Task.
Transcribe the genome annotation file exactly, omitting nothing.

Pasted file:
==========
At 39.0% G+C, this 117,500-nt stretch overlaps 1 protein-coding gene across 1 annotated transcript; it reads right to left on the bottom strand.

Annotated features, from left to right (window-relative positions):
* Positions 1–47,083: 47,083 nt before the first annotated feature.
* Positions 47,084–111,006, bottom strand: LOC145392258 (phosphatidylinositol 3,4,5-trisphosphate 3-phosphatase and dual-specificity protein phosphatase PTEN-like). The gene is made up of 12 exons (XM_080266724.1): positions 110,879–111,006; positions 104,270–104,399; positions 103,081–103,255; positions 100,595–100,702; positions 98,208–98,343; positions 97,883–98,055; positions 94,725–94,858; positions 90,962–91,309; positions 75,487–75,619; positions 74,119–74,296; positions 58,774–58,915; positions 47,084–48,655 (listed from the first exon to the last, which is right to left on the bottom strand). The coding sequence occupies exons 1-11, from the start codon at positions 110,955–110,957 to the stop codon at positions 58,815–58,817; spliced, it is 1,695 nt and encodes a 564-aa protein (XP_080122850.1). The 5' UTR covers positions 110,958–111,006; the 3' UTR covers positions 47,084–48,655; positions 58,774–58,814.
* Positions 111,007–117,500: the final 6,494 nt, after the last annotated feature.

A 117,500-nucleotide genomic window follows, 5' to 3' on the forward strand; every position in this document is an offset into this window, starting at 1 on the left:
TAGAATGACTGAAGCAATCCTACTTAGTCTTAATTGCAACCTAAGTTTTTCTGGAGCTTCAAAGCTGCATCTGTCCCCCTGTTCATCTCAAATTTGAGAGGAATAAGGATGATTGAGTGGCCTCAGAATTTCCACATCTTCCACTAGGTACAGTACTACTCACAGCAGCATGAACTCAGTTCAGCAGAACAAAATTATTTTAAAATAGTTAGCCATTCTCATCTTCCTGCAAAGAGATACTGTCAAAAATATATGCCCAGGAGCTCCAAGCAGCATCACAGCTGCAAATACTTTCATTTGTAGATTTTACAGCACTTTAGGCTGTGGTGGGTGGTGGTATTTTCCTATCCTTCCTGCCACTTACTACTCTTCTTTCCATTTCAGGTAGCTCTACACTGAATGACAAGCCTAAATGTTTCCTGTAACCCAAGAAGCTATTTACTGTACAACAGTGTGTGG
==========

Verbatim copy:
At 39.0% G+C, this 117,500-nt stretch overlaps 1 protein-coding gene across 1 annotated transcript; it reads right to left on the bottom strand.

Annotated features, from left to right (window-relative positions):
* Positions 1–47,083: 47,083 nt before the first annotated feature.
* Positions 47,084–111,006, bottom strand: LOC145392258 (phosphatidylinositol 3,4,5-trisphosphate 3-phosphatase and dual-specificity protein phosphatase PTEN-like). The gene is made up of 12 exons (XM_080266724.1): positions 110,879–111,006; positions 104,270–104,399; positions 103,081–103,255; positions 100,595–100,702; positions 98,208–98,343; positions 97,883–98,055; positions 94,725–94,858; positions 90,962–91,309; positions 75,487–75,619; positions 74,119–74,296; positions 58,774–58,915; positions 47,084–48,655 (listed from the first exon to the last, which is right to left on the bottom strand). The coding sequence occupies exons 1-11, from the start codon at positions 110,955–110,957 to the stop codon at positions 58,815–58,817; spliced, it is 1,695 nt and encodes a 564-aa protein (XP_080122850.1). The 5' UTR covers positions 110,958–111,006; the 3' UTR covers positions 47,084–48,655; positions 58,774–58,814.
* Positions 111,007–117,500: the final 6,494 nt, after the last annotated feature.

A 117,500-nucleotide genomic window follows, 5' to 3' on the forward strand; every position in this document is an offset into this window, starting at 1 on the left:
TAGAATGACTGAAGCAATCCTACTTAGTCTTAATTGCAACCTAAGTTTTTCTGGAGCTTCAAAGCTGCATCTGTCCCCCTGTTCATCTCAAATTTGAGAGGAATAAGGATGATTGAGTGGCCTCAGAATTTCCACATCTTCCACTAGGTACAGTACTACTCACAGCAGCATGAACTCAGTTCAGCAGAACAAAATTATTTTAAAATAGTTAGCCATTCTCATCTTCCTGCAAAGAGATACTGTCAAAAATATATGCCCAGGAGCTCCAAGCAGCATCACAGCTGCAAATACTTTCATTTGTAGATTTTACAGCACTTTAGGCTGTGGTGGGTGGTGGTATTTTCCTATCCTTCCTGCCACTTACTACTCTTCTTTCCATTTCAGGTAGCTCTACACTGAATGACAAGCCTAAATGTTTCCTGTAACCCAAGAAGCTATTTACTGTACAACAGTGTGTGG